Michael R Shaw “How Is This Helping?”

Independent, 2022

With a distinct voice, Shaw makes sure that the time taken getting to know him through his songs is well spent.

Michael R Shaw is the first to admit that recording on your own is hard, but he was forced into doing so during what he so accurately dubs as “the dreaded lockdown”; however, he came to find a strange and unexpected freedom in it. “Nothing moves unless you know about it,” he reflected. “In truth I’m not sure that ‘on my own’ is where I function best. To begin a project however, I now feel that there aren’t many better ways.” So begin recording ‘How Is This Helping?’ that way he did before bringing in producer James Youngjohns, someone who Shaw has said helped him focus less on the lyrics and more on the instrumentation, and ultimately, gave the album a “unifying identity”.

“I know every justification / For every situation / And I change my mind when / It suits my mind to suit / Not because I changed my mind / It’s what you put in front of me / That drive me to be the me that is me,” Shaw speaks more than sings on the opener ‘Lord of All’, his flat Northern English vowels adding an unusual texture against winding, acoustic guitar. ‘A Little Bit of What You Fancy’ begins with an Ennio Morricone-style introduction, the wavey, ethereal lone echo of a woodwind instrument before things switch gears to a sound more chilled indie than Spaghetti Western. “When all the numbers do suggest / That just a little bit of what you fancy / And a great fat dollop of what you want / Will do you good,” Shaw philosophises, so laid back that he would give The Dude a run for his money.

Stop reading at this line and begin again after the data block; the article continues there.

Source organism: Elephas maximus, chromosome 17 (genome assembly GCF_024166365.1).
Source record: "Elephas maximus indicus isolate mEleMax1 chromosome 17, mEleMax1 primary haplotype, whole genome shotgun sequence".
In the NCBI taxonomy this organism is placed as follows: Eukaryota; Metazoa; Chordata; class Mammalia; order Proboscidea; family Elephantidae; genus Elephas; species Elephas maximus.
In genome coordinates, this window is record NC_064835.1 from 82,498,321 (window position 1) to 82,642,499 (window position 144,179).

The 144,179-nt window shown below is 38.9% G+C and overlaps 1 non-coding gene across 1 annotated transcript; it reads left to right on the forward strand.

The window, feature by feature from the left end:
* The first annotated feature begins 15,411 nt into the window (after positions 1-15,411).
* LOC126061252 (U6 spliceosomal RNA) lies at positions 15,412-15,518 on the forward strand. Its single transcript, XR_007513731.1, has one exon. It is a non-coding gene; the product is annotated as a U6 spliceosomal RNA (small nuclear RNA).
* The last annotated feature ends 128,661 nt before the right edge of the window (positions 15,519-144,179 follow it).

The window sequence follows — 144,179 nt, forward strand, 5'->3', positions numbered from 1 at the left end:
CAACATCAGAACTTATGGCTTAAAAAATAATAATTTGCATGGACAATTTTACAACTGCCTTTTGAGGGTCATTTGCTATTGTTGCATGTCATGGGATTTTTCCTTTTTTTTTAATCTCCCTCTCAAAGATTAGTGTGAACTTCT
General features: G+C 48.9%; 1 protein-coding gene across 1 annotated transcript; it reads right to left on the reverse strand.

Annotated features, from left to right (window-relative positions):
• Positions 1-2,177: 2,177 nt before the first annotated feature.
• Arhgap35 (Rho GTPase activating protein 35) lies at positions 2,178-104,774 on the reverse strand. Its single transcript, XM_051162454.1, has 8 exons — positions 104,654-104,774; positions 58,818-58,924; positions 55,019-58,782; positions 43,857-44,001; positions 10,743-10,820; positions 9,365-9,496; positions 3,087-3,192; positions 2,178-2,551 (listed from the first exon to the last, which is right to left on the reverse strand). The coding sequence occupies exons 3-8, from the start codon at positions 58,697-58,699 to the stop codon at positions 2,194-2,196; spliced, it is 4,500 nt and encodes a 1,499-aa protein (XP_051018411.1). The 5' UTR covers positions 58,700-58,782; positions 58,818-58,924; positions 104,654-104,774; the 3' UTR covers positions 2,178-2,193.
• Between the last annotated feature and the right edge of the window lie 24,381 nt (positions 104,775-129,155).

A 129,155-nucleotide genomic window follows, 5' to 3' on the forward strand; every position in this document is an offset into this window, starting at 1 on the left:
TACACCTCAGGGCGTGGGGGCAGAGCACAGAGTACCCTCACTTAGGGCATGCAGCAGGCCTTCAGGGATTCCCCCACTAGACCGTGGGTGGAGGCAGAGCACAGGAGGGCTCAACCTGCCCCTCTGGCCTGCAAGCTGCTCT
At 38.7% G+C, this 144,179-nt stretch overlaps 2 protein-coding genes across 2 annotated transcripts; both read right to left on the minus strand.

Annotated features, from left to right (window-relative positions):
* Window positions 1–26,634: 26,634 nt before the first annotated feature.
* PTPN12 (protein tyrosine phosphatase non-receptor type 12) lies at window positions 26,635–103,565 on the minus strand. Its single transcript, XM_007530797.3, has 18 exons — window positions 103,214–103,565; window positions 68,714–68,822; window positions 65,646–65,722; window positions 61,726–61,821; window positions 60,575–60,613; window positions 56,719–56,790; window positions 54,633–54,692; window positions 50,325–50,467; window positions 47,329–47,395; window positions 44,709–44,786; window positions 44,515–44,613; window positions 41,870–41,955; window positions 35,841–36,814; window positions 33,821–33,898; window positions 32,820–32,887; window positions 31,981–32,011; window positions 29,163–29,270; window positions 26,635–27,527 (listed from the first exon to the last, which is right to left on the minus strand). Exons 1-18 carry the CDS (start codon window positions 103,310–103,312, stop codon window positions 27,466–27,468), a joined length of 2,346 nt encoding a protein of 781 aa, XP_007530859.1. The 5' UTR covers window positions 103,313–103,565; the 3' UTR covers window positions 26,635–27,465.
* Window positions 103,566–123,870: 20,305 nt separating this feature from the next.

Some gentle harmonies ease you into ‘Matter’, but don’t get too comfortable as the lyrics ultimately reveal the whole viewpoint to be quite nihilistic: “We go debating the words / In our knowledgeable circles / Aiming the shots at some spongey targets / And when we bullseye / We don’t make a difference.” ‘Giving It Away’ has a more hopeful outlook to the future (“Just around the corner / There’ll be better days / We’ll be sipping on shampoo / And slurping on oysters / You mark my words”), although it’s up for interpretation if Shaw is being entirely sincere, especially with the mournful tinge his vocals hold.

‘The Unelectable Liar’ could – depressingly – apply to so many recent figures who have held the highest position of public office, although “The king that nobody wanted / The emperor with the all too visible clothes / He wears the comfortable attire / Of an unelectable liar” does sound especially well suited to Boris Johnson. ‘Freeze’ finds Shaw pleading with a loved one to follow him to wherever that may be, while on the other end of the heat spectrum, ‘The Warm Sun’ muses that depressive thoughts are that much easier to deal with in secure and outwardly happy circumstances.

As far as exactly what the album represents, Shaw would much rather the listener draw their own conclusions than for him to spell them out in black and white. “I’d love to talk to you about that in time,” he said. “Just for now though, I think it’s more appropriate that people form their own views.” Indeed, his storytelling isn’t always crystal clear and the themes shift throughout, but still there is a lot of fun to be found in pondering his meanings, be that in the years ahead or even just for now.

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About Helen Jones 133 Articles
North West based lover of country and Americana.
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